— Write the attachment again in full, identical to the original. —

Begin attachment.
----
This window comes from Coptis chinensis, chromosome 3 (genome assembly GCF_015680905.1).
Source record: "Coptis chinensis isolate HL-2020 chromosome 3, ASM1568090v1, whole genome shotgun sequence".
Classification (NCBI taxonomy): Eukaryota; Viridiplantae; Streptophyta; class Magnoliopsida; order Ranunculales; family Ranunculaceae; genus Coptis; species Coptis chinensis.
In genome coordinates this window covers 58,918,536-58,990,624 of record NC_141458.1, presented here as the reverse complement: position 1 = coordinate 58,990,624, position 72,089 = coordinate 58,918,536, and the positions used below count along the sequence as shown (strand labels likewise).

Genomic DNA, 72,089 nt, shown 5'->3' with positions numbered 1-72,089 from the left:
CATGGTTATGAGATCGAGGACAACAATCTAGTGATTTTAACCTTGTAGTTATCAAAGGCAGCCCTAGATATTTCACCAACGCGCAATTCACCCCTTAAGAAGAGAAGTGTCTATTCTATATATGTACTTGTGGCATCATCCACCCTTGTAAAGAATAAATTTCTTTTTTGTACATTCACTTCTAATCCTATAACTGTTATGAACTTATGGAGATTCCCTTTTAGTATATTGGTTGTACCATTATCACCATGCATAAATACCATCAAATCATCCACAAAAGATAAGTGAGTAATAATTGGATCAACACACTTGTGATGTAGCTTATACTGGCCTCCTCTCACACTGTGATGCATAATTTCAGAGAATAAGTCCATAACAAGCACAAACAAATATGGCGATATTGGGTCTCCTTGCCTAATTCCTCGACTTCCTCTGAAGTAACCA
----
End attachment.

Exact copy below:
This window comes from Coptis chinensis, chromosome 3 (genome assembly GCF_015680905.1).
Source record: "Coptis chinensis isolate HL-2020 chromosome 3, ASM1568090v1, whole genome shotgun sequence".
Classification (NCBI taxonomy): Eukaryota; Viridiplantae; Streptophyta; class Magnoliopsida; order Ranunculales; family Ranunculaceae; genus Coptis; species Coptis chinensis.
In genome coordinates this window covers 58,918,536-58,990,624 of record NC_141458.1, presented here as the reverse complement: position 1 = coordinate 58,990,624, position 72,089 = coordinate 58,918,536, and the positions used below count along the sequence as shown (strand labels likewise).

Genomic DNA, 72,089 nt, shown 5'->3' with positions numbered 1-72,089 from the left:
CATGGTTATGAGATCGAGGACAACAATCTAGTGATTTTAACCTTGTAGTTATCAAAGGCAGCCCTAGATATTTCACCAACGCGCAATTCACCCCTTAAGAAGAGAAGTGTCTATTCTATATATGTACTTGTGGCATCATCCACCCTTGTAAAGAATAAATTTCTTTTTTGTACATTCACTTCTAATCCTATAACTGTTATGAACTTATGGAGATTCCCTTTTAGTATATTGGTTGTACCATTATCACCATGCATAAATACCATCAAATCATCCACAAAAGATAAGTGAGTAATAATTGGATCAACACACTTGTGATGTAGCTTATACTGGCCTCCTCTCACACTGTGATGCATAATTTCAGAGAATAAGTCCATAACAAGCACAAACAAATATGGCGATATTGGGTCTCCTTGCCTAATTCCTCGACTTCCTCTGAAGTAACCA